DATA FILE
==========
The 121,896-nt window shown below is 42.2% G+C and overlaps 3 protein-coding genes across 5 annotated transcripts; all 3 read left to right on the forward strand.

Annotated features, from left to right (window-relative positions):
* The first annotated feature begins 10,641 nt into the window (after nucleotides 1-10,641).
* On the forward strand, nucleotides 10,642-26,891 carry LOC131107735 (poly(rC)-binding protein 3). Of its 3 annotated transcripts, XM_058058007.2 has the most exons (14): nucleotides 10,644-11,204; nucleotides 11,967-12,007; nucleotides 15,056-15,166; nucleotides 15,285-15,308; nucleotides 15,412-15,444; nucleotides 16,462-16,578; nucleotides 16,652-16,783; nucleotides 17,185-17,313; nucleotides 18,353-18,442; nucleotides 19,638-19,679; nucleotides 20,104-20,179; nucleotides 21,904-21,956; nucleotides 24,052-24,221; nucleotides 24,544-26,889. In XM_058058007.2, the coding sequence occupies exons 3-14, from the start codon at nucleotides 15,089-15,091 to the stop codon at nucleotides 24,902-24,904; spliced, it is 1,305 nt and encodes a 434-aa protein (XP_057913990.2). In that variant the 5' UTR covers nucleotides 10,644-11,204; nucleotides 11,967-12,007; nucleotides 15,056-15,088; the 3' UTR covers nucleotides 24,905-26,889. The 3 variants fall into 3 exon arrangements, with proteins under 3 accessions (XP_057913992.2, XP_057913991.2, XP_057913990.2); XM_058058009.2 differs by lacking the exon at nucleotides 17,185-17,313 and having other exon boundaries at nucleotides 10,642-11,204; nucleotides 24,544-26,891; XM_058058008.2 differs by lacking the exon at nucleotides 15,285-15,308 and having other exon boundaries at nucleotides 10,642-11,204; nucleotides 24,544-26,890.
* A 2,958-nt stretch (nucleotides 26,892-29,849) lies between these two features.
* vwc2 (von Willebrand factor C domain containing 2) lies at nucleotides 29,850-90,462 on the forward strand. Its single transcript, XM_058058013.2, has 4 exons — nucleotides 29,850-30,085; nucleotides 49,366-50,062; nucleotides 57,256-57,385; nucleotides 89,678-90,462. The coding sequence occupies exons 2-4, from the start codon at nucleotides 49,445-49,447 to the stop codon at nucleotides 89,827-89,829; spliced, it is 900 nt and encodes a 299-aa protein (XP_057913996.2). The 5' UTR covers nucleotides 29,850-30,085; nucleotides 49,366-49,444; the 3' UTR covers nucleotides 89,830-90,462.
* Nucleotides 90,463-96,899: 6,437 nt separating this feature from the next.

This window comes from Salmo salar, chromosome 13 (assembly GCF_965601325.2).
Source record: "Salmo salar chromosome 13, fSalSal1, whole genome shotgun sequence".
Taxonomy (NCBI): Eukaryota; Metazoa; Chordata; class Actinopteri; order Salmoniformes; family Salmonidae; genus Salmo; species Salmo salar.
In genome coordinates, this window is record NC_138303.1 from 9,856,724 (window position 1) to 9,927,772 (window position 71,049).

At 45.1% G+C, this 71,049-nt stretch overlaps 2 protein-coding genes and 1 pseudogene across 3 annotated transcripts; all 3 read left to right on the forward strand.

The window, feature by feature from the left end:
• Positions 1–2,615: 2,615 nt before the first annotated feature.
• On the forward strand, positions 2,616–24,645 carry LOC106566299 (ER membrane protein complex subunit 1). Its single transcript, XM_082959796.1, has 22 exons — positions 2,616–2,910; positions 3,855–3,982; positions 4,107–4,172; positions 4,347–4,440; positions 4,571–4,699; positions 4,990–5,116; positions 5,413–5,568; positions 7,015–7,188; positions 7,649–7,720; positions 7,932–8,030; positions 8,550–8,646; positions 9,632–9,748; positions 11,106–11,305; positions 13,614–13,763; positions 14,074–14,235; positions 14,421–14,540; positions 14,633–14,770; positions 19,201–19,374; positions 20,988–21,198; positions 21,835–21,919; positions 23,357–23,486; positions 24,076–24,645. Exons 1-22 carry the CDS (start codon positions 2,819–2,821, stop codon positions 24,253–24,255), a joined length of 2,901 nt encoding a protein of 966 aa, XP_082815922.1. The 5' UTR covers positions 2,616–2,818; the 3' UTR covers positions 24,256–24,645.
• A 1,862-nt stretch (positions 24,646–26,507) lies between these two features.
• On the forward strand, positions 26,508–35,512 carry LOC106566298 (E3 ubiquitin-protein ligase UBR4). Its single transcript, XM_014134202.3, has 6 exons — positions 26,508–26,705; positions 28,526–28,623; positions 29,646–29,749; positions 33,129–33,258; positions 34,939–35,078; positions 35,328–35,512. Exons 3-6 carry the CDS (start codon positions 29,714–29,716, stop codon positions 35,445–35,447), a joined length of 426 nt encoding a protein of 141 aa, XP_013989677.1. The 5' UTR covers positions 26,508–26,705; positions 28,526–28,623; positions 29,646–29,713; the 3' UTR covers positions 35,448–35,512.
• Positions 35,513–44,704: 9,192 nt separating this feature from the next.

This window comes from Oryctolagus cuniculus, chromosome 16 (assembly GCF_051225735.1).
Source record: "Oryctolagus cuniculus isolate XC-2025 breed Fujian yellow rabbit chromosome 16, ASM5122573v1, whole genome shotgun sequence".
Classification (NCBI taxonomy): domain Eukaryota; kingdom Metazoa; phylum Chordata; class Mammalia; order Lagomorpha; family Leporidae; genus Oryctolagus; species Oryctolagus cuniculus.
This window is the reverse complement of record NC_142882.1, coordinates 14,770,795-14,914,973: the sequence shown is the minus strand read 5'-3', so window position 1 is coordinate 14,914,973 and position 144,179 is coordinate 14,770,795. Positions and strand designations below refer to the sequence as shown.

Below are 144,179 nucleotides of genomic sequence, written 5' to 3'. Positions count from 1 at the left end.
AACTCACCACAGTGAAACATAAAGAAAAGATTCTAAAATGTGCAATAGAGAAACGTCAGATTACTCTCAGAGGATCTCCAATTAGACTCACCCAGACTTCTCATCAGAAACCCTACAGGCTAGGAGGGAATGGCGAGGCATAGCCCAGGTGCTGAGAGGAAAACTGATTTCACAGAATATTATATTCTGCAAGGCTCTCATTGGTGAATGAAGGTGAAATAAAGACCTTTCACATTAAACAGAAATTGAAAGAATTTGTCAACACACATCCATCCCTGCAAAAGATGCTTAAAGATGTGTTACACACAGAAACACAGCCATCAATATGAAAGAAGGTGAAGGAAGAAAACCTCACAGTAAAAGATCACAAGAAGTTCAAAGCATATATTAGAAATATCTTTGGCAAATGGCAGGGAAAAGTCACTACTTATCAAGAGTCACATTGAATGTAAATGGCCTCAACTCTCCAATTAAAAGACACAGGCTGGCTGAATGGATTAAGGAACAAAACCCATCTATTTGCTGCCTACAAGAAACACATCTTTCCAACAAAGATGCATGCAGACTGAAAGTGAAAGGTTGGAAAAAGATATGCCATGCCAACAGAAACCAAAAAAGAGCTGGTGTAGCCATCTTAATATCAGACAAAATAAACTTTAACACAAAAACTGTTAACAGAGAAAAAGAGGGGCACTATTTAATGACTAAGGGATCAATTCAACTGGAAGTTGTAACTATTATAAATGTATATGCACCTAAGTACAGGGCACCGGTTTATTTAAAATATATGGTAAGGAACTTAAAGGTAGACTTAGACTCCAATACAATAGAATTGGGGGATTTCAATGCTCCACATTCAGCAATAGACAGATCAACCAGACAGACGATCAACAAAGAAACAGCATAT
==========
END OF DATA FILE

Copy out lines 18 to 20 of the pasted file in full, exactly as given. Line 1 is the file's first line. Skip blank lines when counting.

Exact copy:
• Positions 35,513–44,704: 9,192 nt separating this feature from the next.

This window comes from Oryctolagus cuniculus, chromosome 16 (assembly GCF_051225735.1).
Source record: "Oryctolagus cuniculus isolate XC-2025 breed Fujian yellow rabbit chromosome 16, ASM5122573v1, whole genome shotgun sequence".